In exercising de novo review of the parts of a Magistrate Judge's recommendation to which a party has properly objected, the Court analyzes the Commissioner's final decision using the same standard as that used by the Magistrate Judge. Specifically, the Court's review of the Commissioner's decision is limited to determining whether that decision was supported by substantial evidence on the record and whether the proper legal standard was applied in evaluating the evidence. 42 U.S.C. § 405(g); Johnson v. Barnhart, 434 F.3d 650, 653 (4th Cir. 2005) (per curiam). Substantial evidence is defined as "such relevant evidence as a reasonable mind might accept to support a conclusion." Id. (quoting Craig v. Chater, 76 F.3d 585, 589 (4th Cir. 1996)) (internal quotation mark omitted). Courts have further explained that substantial evidence is less than a preponderance of evidence, but more than a mere scintilla of evidence. Laws v. Celebrezze, 368 F.2d 640, 642 (4th Cir. 1966). Importantly, in reviewing the ALJ's decision the Court does not "reweigh conflicting evidence, make credibility determinations, or substitute [its] judgment for that of the [ALJ]." Id. (quoting Craig, 76 F.3d at 589) (internal quotation mark omitted) (final alteration in original). Even if "the evidence will permit a conclusion inconsistent with that of the Commissioner," the Court must uphold the ALJ's decision if it is supported by substantial evidence and the ultimate conclusions are legally correct. See Thomas v. Celebrezze, 331 F.2d 541, 543 (4th Cir. 1964); Myers v. Califano, 611 F.2d 980, 982 (4th Cir. 1980).

         III. DISCUSSION

         The Report describes the relevant facts in detail, and neither party objects to the Report's account of the facts.[2] Accordingly, the Court need not reiterate the factual background, except where relevant to its analysis.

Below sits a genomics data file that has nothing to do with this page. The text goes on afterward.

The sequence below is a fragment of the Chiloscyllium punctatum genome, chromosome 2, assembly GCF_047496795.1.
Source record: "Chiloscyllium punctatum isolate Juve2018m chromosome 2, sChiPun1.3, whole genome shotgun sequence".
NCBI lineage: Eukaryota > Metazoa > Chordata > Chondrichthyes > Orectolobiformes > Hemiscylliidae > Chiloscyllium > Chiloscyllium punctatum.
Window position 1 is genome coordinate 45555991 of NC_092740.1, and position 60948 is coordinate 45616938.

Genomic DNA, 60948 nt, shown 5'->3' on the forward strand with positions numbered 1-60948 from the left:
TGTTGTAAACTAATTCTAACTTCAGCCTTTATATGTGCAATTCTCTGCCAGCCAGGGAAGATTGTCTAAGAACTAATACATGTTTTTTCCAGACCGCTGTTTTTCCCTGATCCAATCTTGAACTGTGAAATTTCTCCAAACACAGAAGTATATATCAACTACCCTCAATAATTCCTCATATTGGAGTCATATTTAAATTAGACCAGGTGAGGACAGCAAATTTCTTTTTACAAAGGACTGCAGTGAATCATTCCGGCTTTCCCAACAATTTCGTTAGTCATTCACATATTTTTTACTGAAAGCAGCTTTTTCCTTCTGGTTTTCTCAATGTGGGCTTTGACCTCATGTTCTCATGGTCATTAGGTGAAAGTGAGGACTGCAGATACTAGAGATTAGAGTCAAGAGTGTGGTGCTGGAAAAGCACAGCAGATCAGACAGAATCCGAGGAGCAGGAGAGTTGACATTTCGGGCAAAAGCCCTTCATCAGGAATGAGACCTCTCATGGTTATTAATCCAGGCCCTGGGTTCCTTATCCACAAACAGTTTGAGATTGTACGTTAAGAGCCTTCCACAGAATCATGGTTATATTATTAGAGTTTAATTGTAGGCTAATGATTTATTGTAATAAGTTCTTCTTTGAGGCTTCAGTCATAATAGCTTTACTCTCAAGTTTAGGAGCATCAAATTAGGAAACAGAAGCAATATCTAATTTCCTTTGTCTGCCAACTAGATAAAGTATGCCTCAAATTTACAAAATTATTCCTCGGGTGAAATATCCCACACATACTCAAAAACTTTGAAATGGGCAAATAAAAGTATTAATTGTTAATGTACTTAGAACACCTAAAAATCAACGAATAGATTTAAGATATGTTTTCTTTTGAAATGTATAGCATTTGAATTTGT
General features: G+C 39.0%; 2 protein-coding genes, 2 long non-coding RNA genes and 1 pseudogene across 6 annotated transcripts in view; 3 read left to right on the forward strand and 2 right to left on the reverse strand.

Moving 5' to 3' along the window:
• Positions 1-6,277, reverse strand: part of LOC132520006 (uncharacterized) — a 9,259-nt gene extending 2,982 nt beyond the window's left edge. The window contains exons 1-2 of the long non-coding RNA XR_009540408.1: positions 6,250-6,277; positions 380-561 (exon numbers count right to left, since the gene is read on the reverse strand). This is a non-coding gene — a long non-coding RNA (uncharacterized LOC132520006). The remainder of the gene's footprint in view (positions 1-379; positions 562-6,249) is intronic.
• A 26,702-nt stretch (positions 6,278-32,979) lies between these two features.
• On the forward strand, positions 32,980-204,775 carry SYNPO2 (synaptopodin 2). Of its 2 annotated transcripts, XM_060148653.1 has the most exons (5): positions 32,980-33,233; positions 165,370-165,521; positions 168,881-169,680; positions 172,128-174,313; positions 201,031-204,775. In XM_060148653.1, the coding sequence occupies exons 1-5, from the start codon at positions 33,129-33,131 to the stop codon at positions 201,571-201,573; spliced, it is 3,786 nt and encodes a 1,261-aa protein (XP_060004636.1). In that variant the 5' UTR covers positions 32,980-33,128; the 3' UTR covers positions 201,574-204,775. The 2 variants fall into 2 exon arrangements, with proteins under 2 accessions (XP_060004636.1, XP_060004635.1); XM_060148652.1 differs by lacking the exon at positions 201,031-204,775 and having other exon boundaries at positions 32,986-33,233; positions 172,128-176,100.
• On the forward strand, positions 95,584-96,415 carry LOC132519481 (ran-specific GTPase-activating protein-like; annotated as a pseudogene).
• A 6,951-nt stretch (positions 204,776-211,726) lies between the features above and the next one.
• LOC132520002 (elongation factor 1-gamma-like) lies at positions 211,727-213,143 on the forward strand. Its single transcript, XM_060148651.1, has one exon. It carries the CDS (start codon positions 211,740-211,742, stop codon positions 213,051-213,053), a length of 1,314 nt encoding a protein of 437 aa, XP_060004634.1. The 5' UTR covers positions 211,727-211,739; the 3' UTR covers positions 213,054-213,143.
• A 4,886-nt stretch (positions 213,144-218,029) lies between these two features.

A. Applicable Law

         There is a five-step process for assessing a claim for disability insurance benefits. An ALJ must determine: (1) a claimant's current employment status; (2) the medical severity of a claimant's impairments; (3) the classification of a claimant's medical impairment; (4) a claimant's residual functional capacity ("RFC") and ability to perform past relevant work; and (5) a claimant's ability to adjust to other work. 20 C.F.R. § 416.920; see also Brown v. Comm'r Social Sec. Admin., 873 F.3d 251, 254-55 (4th Cir. 2017).

         In analyzing a claimant's RFC at step four, a Court must consider the objective medical evidence in the record, including the medical opinions of treating providers. Felton-Miller v. Astrue, 459 Fed.Appx. 226, 231 (4th Cir. 2011). In cases filed before March 27, 2017, "controlling weight must be accorded to a treating source's medical opinion," because those sources "are likely to be the medical professionals most able to provide a detailed, longitudinal picture of [one's] medical impairment(s) and may bring a unique perspective to the medical evidence that cannot be obtained from the objective medical findings alone or from reports of individual examinations." Brown, 873 F.3d at 256 (citing 20 C.F.R. §404.1527(c)(2)) (internal quotations omitted). If an ALJ does not afford controlling weight to a treating physician, she must articulate "good reasons" for the weight assigned to the opinion and address the following factors: (1) the length of a treatment relationship; (2) the nature and extent of a treatment relationship; (3) the degree of supporting explanations for their opinions; (4) consistency with the record; and (5) the specialization of the physician. Jefferson v. Comm'r of Soc. Sec., No. CIV.A.4:08CV40, 2009 WL 1491229, at *9 (E.D. Va. May 26, ...